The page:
Attention deficit hyperactivity disorder (ADHD) is a lifelong condition associated with considerable costs. The long-term effectiveness and acceptability of treatments to improve outcomes remains in doubt. Long-term trials are needed comparing interventions with standard care and each other. The Sheffield Treatments for ADHD Research (STAR) project used the Trials within Cohorts (TwiCs) approach. A cohort of children with ADHD was recruited and outcomes collected from carers and teachers. A random selection was offered treatment by homoeopaths (hom) or nutritional therapists (NT). Their outcomes (Conners Global ADHD Index) were compared with those not offered interventions. The feasibility of the methods and interventions was assessed. The TwiCs approach was feasible with modifications. 144 participants were recruited to the cohort, 83 offered treatment, 72 accepted, and 50 attended 1+ appointments. Results according to carers assessments at 6 months were as follows: t = 1.08, p = .28 (- 1.48, 4.81) SMD .425 (hom); t = 1.71, p = .09 (- .347, 5.89), SMD = .388 (NT). Teachers' responses were too few and unstable. No serious treatment adverse events occurred.Conclusion: the STAR project demonstrated the feasibility of the TwiCs approach for testing interventions for children with ADHD. What is Known: • Attention deficit hyperactivity disorder (ADHD) is a lifelong condition associated with considerable costs to ADHD stakeholders. Children are at risk of negative outcomes and in need of pre-emptive strategies • The long-term effectiveness and acceptability of recommended treatments to improve outcomes remains in doubt What is New: • A small-scale test of the design demonstrated that the Trials within Cohorts (TwiCs) approach is feasible and can make a useful contribution regarding testing the effectiveness of interventions for children with ADHD to improve long-term negative outcomes • Treatment by homoeopaths and nutritional therapists may offer novel opportunities to improve outcomes.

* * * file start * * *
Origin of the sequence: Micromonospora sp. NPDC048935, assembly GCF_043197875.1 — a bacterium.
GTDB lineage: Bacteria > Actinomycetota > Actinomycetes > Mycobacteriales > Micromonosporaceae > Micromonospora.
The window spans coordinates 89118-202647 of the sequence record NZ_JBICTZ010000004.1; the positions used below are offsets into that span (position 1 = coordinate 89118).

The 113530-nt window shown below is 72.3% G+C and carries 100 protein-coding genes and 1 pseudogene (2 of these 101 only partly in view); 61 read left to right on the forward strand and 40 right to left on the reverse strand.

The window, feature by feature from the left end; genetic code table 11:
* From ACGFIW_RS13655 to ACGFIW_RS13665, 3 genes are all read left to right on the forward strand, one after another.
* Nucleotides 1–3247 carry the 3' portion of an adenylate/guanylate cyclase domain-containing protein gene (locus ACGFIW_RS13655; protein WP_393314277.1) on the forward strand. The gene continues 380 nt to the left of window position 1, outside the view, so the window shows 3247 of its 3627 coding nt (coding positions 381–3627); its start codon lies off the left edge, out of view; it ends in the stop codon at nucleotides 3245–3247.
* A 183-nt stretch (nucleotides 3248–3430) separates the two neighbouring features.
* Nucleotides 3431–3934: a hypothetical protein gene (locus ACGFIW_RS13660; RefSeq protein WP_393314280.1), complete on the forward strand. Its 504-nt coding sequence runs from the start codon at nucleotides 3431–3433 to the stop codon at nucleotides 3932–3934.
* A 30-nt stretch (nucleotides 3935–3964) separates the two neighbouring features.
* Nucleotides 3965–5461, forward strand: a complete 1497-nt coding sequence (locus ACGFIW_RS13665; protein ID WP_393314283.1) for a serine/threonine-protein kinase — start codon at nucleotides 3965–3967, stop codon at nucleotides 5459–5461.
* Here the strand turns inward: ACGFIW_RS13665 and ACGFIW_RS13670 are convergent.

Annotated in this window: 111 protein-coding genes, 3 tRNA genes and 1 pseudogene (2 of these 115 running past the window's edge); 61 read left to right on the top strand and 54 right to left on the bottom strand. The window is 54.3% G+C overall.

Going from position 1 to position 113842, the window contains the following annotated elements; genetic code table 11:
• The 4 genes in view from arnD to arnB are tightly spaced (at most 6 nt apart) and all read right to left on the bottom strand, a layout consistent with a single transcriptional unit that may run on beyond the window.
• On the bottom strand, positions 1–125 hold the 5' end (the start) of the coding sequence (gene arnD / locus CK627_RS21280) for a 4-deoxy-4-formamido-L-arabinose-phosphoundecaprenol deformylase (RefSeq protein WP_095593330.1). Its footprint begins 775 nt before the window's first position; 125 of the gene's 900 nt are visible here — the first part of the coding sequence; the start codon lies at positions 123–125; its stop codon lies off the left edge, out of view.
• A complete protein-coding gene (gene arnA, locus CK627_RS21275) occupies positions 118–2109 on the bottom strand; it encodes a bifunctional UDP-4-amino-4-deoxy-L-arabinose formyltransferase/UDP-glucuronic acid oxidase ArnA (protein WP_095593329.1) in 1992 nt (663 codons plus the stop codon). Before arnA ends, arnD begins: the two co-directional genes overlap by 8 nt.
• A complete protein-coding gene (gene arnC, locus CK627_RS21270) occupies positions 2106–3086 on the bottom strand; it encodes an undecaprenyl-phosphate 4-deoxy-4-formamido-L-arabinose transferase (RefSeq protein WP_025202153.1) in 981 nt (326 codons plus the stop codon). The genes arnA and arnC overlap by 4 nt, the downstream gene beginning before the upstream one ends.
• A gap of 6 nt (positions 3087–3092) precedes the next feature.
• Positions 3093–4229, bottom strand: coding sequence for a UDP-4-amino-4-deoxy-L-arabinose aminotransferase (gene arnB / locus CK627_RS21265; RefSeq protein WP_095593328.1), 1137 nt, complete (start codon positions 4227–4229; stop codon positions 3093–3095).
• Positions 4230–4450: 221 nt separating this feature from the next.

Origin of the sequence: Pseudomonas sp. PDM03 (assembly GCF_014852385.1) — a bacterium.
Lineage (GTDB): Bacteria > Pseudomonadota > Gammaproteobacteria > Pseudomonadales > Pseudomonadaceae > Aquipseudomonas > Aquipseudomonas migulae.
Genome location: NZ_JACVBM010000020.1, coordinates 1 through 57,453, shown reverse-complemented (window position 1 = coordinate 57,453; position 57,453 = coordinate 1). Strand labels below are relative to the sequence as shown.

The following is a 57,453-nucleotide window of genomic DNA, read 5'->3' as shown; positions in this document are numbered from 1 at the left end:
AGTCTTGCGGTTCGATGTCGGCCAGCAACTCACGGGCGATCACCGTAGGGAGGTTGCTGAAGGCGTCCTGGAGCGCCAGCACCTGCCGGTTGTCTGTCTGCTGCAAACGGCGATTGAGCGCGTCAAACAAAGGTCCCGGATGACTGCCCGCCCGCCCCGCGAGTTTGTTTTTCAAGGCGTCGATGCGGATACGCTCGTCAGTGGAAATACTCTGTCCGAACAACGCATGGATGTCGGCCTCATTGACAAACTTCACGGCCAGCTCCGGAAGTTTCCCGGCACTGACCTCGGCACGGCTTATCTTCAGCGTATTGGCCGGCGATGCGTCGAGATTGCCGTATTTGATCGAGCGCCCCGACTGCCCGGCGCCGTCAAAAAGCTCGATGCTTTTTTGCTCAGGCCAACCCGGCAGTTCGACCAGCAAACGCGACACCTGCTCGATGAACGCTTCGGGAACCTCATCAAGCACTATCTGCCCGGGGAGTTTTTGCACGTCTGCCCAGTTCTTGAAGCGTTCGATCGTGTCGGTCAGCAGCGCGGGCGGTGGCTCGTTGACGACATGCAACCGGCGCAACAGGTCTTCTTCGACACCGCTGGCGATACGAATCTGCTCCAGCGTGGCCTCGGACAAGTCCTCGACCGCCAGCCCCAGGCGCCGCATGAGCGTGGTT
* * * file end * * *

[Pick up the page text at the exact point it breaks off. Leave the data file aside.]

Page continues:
Keywords: Attention deficit hyperactivity disorder; Homoeopathy; Nutritional therapy; Trials within cohorts.